Why the RMA needed reform

Today’s NZ Herald editorial is a timely reminder of why the RMA needed reform:

When the supermarket chain Foodstuffs made the decision to establish a Pak ‘n Save on North Shore’s Wairau Rd, the internet had just been invented, cellphones were the size of bricks, Auckland’s boroughs were being amalgamated into four cities and the Resource Management Act had arrived.

Actually it was the Web that had just been invented, not the Internet.

So began a 20 year saga in the councils, courts and tribunals of environmental appeal that ended quietly on Wednesday’s deadline for an appeal against Foodstuffs’ latest consent. Finally its rival, Progressive Enterprises, appears to have given up.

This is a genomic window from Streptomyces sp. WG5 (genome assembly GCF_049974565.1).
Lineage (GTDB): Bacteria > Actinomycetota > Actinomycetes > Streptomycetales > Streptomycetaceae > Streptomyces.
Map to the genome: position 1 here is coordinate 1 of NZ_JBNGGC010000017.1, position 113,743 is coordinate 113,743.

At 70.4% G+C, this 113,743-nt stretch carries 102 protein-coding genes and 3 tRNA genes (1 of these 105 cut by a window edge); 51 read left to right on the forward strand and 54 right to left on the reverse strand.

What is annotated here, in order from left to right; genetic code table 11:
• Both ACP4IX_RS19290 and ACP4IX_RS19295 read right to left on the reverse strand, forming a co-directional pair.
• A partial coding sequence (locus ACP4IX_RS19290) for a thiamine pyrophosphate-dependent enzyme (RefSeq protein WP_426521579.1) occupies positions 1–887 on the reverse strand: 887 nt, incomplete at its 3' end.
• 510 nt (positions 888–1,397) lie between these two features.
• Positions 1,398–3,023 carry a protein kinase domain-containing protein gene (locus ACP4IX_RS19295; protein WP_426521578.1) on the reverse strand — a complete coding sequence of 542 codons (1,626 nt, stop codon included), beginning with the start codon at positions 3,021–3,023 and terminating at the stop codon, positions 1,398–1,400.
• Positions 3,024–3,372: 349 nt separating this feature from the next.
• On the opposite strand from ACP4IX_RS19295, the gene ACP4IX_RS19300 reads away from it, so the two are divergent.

Under the new proposed law, competitors can not use the Act to try and stop competition.

Whatever its commercial success, the supermarket will stand as a stark symbol of the follies of planning law that invites objections too widely and permits too many appeals. Applicants and objectors needs only a fair hearing and a decisive ruling. This case has been a disgrace.

It has been. Yet the Greens and Labour are against the new law.

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